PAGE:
Here's our experience, for what it is worth.
1.Our galley is less than 6 square feet, yet we regularly serve 6-8 covers at a time.
We have even done a well recieved thanksgiving dinner. Eating on a boat buys you a whole ton of forgiveness from otherwise picky guests.
2. We don't buy anything from a chandlery. go to your nearest dollar store and buy melamine plates, and non-skid placemats, and a packaged set of flatware. for $20, you should be able to get a dinner service for 6-8, and while it aint;' fancy, the atmosphere more than makes up for it. For a further $75, you can even get a usable set of nesting cookware from any number of online retailers. So, for under $120, you can have a fully outfitted galley, including cheap but serviceable stemware, for those picky guests who don't like to drink their pinot out of solo cups.
(not that there is a difference between "guest" and "crew'- crew will happily drink whatever you have out of whatever you got, while guests are more high maintenance. in other words, crew get invited back, guests get a one-time pass.)
3. Get a crapload of 1/2 pint and 1 pint sealable reusable containers. You will always dice too many onions, too many peppers, too much garlic, etc., save it and reuse, or, if you have the time and forethought to prep, dice extra for meals the next day.
4. We don't use a pressure cooker. we don;t have room for it. if you've got room go for it.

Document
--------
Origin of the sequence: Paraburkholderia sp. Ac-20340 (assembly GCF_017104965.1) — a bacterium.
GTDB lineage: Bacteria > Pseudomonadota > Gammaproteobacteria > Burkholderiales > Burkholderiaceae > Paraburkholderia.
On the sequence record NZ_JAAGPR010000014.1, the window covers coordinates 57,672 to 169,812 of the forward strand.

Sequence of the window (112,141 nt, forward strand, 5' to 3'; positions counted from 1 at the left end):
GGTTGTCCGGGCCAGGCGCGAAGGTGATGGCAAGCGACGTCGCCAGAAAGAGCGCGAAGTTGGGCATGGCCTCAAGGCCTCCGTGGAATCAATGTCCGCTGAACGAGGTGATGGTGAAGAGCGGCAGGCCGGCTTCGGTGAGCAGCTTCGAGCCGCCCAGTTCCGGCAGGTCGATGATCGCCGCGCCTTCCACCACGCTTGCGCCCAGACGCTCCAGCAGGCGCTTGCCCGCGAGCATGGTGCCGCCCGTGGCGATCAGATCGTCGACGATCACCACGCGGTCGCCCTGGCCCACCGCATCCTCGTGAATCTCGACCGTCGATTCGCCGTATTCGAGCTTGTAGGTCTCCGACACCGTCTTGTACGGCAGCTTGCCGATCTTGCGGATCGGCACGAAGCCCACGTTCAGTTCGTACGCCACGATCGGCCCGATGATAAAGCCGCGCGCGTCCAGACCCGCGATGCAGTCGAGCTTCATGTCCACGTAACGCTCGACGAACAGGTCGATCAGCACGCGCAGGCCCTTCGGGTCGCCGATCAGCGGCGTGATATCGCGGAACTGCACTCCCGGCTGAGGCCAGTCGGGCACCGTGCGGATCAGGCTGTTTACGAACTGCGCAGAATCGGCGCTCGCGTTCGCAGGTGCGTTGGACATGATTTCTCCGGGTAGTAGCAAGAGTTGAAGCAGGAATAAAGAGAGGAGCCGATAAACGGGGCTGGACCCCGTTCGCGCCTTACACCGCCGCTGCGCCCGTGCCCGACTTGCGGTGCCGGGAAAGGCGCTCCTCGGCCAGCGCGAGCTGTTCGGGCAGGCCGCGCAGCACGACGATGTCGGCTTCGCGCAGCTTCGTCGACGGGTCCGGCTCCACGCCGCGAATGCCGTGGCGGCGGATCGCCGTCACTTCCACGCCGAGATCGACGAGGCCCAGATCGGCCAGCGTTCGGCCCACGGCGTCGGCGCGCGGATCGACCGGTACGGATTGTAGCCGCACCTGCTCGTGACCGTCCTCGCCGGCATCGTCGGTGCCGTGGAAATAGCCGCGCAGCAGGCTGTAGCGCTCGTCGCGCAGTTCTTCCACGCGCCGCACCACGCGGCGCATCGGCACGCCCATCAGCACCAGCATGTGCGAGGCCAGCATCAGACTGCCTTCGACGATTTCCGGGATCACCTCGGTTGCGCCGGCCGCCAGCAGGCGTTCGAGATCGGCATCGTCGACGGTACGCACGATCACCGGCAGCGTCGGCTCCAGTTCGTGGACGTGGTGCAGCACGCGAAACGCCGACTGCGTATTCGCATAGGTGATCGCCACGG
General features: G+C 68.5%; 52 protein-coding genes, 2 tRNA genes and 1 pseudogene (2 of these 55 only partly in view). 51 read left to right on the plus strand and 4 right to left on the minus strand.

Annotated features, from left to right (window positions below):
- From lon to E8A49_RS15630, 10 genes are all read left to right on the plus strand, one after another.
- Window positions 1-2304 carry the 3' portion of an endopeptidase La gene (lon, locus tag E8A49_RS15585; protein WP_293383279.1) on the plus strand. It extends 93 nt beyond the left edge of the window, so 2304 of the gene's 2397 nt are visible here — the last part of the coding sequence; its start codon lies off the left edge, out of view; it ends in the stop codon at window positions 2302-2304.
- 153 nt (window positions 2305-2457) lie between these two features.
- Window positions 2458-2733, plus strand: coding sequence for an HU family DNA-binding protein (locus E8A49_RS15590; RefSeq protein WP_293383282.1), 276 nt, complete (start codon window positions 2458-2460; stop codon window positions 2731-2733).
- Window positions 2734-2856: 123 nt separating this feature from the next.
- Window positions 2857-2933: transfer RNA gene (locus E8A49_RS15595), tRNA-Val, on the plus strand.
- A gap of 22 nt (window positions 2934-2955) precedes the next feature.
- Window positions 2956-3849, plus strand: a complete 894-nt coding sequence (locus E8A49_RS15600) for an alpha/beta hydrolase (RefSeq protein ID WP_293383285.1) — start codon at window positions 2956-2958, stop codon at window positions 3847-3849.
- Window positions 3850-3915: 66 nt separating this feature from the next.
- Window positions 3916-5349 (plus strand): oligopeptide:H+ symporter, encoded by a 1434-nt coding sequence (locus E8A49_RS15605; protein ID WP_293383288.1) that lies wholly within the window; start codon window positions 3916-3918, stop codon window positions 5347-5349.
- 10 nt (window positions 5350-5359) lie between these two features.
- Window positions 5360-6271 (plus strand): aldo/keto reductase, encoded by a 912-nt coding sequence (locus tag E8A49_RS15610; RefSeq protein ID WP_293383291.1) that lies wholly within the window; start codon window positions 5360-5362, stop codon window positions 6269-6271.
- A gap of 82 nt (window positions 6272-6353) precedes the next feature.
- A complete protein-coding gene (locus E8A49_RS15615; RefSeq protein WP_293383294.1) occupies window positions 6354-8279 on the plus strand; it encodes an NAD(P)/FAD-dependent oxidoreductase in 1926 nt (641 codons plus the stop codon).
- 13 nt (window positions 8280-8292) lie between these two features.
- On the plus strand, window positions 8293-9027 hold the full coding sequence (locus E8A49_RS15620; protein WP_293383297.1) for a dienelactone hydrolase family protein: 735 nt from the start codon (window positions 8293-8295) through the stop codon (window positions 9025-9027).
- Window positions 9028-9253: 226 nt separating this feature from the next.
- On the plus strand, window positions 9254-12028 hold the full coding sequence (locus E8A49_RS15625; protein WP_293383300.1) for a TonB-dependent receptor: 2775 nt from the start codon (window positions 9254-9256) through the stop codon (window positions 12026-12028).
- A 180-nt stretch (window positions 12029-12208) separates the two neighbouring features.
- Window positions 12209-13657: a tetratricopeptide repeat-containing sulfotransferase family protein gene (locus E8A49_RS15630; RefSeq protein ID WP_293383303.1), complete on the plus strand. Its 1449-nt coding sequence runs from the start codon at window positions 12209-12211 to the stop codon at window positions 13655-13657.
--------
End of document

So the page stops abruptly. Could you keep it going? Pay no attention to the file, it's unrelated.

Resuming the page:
5. Non-pressure alcohol stoves will cook damn near anything, no matter what anyone says. We have used ours for 5 seasons, and have used our PITA Kuuuma BBQ twice.
The key is to keep the alcohol burners topped up- fuel is heat, and heat is your friend. Light the burner, lay on the pan, then let the pan get hot. Go chop cilantro, or more garlic. You can always turn the heat down, but it is damn hard to coax a full pan to get hotter. And nothing has ever been ruined by more cilantro or garlic. except a vamp[re's grand entrance. and dessert.
Filet mignon and asparagus risotto on an alcohol stove? Done it
Pork souvlaki with pan-toasted vietnamese style baguette, fried peppers and onions, tzatziki and hummus? done it.
6. Spices are like sex toys- try 'em you'll like 'em! experiment, have fun, with tarragon, cumin, thyme, rosemary, oregano,, keep a bunch on board. Hell, with the right spice profile, a pouch of ramen noodles and slices of fried bologna in boiling water will make guests swoon.
7. Worcestershire, Siracha sauce, Soya sauce, tabasco, hoisin sauce, maple syrup, oyster sauce, extra virgin olive oil balsamic vinegar and a bottle of yellow mustard don't take up much space but can make damn near any damn sauce or marinade you may require.
8. get at least three pairs of tongs.
9. all of those keychain floaties you get at boat shows? attach them to your tongs. trust me.
10. The money you have saved on flatware, dinnerware, expensive pots and pans, spend on a good set of knives.